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... cocaine etc. Three years later, importation of smoking-opium was proscribed. Then, in 1914, the Harrison Act made opiates and other narcotics legally available only on prescription and for the treatment of disease. The Supreme Court ruled that supplying addicts with prescriptions for narcotics was illegal under the Act – contraventions led to some 25,000 ...

Delightful to be Robbed

E.S. Turner: Stand and deliver, 9 May 2002

Outlaws and Highwaymen: The Cult of the Robber in England from the Middle Ages to the 19th century 
by Gillian Spraggs.
Pimlico, 372 pp., £12.50, November 2001, 0 7126 6479 3
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... are idle fiction. The myth of Robin Hood was well established by the time the sparkish Prince Harry, the future Henry V, was engaged in mischievous highway robberies, possibly little more than royal horseplay, along with that other ‘gentleman robber’ Falstaff (as unreliably described in Shakespeare’s Henry IV). Spraggs, surprisingly, rates Prince ...

At the V&A

Marina Warner: ‘Hollywood Costume’, 20 December 2012

... lace was made and so forth aren’t often disclosed, though we are given a deconstructive bio of Harrison Ford’s outfit as Indiana Jones. We also learn that when there was a shortage in the supply of peacock feathers for Hedy Lamarr’s train in Delilah, Cecil B. DeMille announced that he happened to own a peacock ranch. But costumes aren’t the same as ...

Gossip in Gilt

James Wood: John Updike’s Licks of Love, 19 April 2001

Licks of Love: Short Stories and a Sequel, ‘Rabbit Remembered’ 
by John Updike.
Hamish Hamilton, 368 pp., £16.99, March 2001, 9780241141298
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... soul, to taste the waters in which we all must swim out to the light.’ A hundred pages later, Harry ‘Rabbit’ Angstrom’s son, Nelson, will reflect: ‘and it was lovely to have a woman’s head down there, all that hair under your hands, the tips of her ears and back of her neck, you can’t see her face but her shoulders tense up when you ...

Rain, Blow, Rustle

Nick Richardson: John Cage, 19 August 2010

No Such Thing As Silence: John Cage’s 4'33" 
by Kyle Gann.
Yale, 255 pp., £16.99, April 2010, 978 0 300 13699 9
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... San Francisco, Cage found himself part of a thriving musical avant-garde that included Cowell, Lou Harrison (who shared his interest in unusual percussion), the micro-tonal composer and vagabond Harry Partch, and the prolific symphonist Alan Hovhaness. He also met Moholy-Nagy, who invited him to teach a course at his New ...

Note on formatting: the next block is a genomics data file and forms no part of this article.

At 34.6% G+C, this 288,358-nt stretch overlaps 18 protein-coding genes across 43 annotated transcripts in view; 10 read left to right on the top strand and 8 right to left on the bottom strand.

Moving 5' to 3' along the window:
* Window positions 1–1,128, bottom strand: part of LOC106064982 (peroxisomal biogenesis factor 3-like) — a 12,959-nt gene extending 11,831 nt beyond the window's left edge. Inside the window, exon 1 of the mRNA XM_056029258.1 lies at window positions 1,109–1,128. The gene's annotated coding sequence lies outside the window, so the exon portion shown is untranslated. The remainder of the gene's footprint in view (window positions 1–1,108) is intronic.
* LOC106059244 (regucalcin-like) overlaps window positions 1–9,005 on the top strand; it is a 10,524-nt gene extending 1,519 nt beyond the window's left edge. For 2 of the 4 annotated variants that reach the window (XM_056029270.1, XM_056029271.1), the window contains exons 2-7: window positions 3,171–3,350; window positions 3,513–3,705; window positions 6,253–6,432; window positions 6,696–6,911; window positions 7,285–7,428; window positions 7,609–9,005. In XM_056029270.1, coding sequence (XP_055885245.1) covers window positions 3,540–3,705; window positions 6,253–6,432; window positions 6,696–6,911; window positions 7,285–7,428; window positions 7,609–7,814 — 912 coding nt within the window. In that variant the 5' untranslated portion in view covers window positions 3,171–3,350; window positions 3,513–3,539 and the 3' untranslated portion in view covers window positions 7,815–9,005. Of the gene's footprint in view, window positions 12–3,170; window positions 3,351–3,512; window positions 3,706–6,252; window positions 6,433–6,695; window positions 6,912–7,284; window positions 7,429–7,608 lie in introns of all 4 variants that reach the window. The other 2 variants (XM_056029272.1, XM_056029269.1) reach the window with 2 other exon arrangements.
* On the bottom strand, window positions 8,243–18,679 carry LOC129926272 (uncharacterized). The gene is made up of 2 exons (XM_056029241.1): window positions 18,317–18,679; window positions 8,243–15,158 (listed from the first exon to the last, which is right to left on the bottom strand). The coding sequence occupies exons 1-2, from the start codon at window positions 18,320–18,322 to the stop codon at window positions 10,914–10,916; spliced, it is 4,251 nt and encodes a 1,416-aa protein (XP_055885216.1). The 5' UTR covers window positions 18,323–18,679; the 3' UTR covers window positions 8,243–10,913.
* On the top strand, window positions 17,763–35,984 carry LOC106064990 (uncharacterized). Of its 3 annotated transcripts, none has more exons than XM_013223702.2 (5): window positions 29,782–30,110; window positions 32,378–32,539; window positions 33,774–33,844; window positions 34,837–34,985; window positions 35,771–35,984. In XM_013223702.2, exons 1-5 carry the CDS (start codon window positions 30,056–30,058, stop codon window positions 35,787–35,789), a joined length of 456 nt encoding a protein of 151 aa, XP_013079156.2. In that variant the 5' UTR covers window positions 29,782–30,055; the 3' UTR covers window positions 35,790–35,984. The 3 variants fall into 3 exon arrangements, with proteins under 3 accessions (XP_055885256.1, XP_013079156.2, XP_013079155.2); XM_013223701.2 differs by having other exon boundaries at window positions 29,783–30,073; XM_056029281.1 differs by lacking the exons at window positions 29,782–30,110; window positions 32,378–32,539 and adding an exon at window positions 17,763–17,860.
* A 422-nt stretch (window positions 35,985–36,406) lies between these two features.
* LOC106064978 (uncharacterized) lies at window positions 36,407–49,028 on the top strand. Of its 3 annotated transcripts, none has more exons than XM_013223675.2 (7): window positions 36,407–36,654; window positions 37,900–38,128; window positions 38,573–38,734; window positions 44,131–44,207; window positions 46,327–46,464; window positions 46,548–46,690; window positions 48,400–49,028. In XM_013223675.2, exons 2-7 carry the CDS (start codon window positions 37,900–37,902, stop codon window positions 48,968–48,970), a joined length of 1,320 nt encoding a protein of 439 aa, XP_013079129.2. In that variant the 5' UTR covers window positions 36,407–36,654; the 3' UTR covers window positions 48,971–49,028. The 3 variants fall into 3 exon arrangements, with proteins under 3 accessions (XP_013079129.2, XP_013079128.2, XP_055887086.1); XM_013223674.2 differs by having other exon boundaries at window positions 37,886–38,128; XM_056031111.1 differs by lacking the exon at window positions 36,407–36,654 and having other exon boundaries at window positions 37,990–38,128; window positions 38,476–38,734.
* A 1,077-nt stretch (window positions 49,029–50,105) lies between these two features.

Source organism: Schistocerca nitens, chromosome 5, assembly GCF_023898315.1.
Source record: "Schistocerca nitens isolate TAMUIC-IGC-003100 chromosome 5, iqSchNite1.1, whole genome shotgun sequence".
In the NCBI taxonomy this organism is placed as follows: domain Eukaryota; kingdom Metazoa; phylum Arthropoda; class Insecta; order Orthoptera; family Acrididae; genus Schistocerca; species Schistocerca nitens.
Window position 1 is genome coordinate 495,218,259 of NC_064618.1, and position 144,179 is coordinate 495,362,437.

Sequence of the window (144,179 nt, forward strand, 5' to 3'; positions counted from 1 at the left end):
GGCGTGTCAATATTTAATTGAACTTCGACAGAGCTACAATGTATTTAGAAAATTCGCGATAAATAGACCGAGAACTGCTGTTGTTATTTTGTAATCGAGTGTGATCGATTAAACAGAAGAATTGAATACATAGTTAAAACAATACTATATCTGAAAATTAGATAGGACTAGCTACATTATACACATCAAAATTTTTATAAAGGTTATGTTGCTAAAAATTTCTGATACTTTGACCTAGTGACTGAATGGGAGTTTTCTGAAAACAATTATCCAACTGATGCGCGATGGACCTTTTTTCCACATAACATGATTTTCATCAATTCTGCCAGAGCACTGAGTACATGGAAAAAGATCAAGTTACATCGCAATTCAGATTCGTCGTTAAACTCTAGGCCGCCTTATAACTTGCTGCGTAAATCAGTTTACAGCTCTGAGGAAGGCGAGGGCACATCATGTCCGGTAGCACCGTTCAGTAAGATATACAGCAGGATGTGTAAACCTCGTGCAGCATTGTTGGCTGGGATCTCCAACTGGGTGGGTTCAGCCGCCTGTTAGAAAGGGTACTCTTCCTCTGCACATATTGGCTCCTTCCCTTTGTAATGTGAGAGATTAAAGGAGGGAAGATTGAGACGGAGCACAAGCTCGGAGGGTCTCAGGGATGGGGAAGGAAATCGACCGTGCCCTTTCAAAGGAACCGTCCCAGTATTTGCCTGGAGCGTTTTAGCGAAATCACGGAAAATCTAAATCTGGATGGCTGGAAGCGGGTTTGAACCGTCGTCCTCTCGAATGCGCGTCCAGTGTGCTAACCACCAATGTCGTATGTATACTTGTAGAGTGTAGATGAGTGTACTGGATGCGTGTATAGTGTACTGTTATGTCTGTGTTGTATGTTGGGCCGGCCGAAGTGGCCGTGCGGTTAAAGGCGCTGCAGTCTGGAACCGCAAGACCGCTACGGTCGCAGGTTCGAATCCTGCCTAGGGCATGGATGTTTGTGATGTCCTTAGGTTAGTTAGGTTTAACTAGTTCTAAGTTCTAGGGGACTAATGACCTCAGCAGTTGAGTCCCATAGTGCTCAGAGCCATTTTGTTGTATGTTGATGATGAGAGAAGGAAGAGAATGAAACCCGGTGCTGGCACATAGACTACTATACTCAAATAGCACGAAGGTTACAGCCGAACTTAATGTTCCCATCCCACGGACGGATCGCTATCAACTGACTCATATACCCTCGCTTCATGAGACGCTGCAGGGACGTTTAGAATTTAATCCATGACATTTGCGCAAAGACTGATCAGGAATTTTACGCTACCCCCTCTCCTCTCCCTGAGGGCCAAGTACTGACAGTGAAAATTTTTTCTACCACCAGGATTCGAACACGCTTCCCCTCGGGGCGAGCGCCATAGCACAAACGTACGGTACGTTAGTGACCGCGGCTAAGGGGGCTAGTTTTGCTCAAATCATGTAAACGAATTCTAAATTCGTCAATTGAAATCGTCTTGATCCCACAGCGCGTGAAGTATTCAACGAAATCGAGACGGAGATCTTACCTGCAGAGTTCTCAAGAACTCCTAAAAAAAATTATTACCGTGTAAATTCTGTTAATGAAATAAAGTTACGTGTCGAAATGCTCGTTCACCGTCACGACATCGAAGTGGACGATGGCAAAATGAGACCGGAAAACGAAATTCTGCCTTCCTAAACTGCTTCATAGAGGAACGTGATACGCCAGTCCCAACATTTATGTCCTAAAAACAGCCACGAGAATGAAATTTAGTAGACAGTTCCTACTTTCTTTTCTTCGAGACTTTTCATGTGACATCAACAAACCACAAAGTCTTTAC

All together

Humphrey Carpenter, 7 December 1989

The Safest Place in the World: A Personal History of British Rhythm and Blues 
by Dick Heckstall-Smith.
Quartet, 178 pp., £14.95, September 1989, 0 7043 2696 5
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Mama said there’d be days like these: My Life in the Jazz World 
by Val Wilmer.
Women’s Press, 336 pp., £16.95, September 1989, 0 7043 5040 8
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Lenya: A Life 
by Donald Spoto.
Viking, 371 pp., £15.95, September 1989, 0 670 81211 0
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... relief when at last they allowed themselves to break up (‘I’m not a Beatle any more!’ George Harrison is said to have cried delightedly after their last public appearance), and left one wondering how they had managed to stay together so long. Dick Heckstall-Smith defines a band as ‘a passengerless collective’, but he doesn’t say ...

One Cygnet Too Many

John Watts: Henry VII, 26 April 2012

Winter King: The Dawn of Tudor England 
by Thomas Penn.
Penguin, 448 pp., £8.99, March 2012, 978 0 14 104053 0
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... In a chapter on animals in his Description of England, the Elizabethan antiquary William Harrison told not one but two stories about Henry VII. ‘As the report goeth’, he wrote, the king had had all the mastiffs in England put to death because ‘they durst presume to fight against the lion, who is their king and sovereigne ...

The Person in the Phone Booth

David Trotter: Phone Booths, 28 January 2010

... anthem ‘Wake Up’. But it isn’t all CGI, yet, at reality’s interface with illusion. Harry Potter, for example, nips into a sanctuary of rather more traditional design to place a call to the Ministry of Magic. J.K. Rowling has enough respect for folk memory to register his surprise that the phone actually works. A lot depends on genre. ‘Don’t ...

Retro-Selfies

Iain Sinclair: Ferlinghetti, 17 December 2015

I Greet You at the Beginning of a Great Career: The Selected Correspondence of Lawrence Ferlinghetti and Allen Ginsberg, 1955–97 
edited by Bill Morgan.
City Lights, 284 pp., £11.83, July 2015, 978 0 87286 678 2
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Writing across the Landscape: Travel Journals 1960-2010 
by Lawrence Ferlinghetti, edited by Giada Diano and Matthew Gleeson.
Liveright, 464 pp., £22.99, October 2015, 978 1 63149 001 9
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... anticipated by a decade or so the Ginsberg party trick that shocked John Lennon and George Harrison at the dawn of Swinging London. When I interviewed one of the Six Gallery poets, Michael McClure, in 2011, he recalled earlier episodes of Dionysian frenzy with Gerd Stern and a thrash of ‘belly dancers and bongo drums’. Nights that were much closer ...